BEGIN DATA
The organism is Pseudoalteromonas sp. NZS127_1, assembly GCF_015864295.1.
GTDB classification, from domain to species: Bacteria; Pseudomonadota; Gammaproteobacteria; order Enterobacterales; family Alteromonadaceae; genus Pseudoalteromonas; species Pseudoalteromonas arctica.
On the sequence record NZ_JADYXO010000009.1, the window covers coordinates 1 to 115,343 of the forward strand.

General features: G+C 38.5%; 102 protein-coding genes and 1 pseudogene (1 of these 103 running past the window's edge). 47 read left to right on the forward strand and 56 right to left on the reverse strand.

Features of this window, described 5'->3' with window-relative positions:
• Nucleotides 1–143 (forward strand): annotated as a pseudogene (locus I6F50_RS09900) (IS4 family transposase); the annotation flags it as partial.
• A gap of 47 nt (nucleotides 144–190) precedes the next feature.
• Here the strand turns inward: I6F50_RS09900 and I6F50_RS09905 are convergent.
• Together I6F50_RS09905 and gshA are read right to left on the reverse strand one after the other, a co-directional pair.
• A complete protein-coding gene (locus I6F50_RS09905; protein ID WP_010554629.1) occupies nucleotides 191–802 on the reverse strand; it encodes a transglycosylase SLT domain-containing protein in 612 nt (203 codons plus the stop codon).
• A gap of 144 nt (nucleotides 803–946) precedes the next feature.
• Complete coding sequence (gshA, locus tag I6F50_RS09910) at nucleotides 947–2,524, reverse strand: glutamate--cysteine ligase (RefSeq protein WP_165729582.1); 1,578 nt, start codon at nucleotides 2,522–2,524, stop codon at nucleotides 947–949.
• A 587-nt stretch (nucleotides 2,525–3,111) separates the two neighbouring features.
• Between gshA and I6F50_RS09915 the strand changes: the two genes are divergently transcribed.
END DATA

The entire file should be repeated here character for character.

The organism is Pseudoalteromonas sp. NZS127_1, assembly GCF_015864295.1.
GTDB classification, from domain to species: Bacteria; Pseudomonadota; Gammaproteobacteria; order Enterobacterales; family Alteromonadaceae; genus Pseudoalteromonas; species Pseudoalteromonas arctica.
On the sequence record NZ_JADYXO010000009.1, the window covers coordinates 1 to 115,343 of the forward strand.

General features: G+C 38.5%; 102 protein-coding genes and 1 pseudogene (1 of these 103 running past the window's edge). 47 read left to right on the forward strand and 56 right to left on the reverse strand.

Features of this window, described 5'->3' with window-relative positions:
• Nucleotides 1–143 (forward strand): annotated as a pseudogene (locus I6F50_RS09900) (IS4 family transposase); the annotation flags it as partial.
• A gap of 47 nt (nucleotides 144–190) precedes the next feature.
• Here the strand turns inward: I6F50_RS09900 and I6F50_RS09905 are convergent.
• Together I6F50_RS09905 and gshA are read right to left on the reverse strand one after the other, a co-directional pair.
• A complete protein-coding gene (locus I6F50_RS09905; protein ID WP_010554629.1) occupies nucleotides 191–802 on the reverse strand; it encodes a transglycosylase SLT domain-containing protein in 612 nt (203 codons plus the stop codon).
• A gap of 144 nt (nucleotides 803–946) precedes the next feature.
• Complete coding sequence (gshA, locus tag I6F50_RS09910) at nucleotides 947–2,524, reverse strand: glutamate--cysteine ligase (RefSeq protein WP_165729582.1); 1,578 nt, start codon at nucleotides 2,522–2,524, stop codon at nucleotides 947–949.
• A 587-nt stretch (nucleotides 2,525–3,111) separates the two neighbouring features.
• Between gshA and I6F50_RS09915 the strand changes: the two genes are divergently transcribed.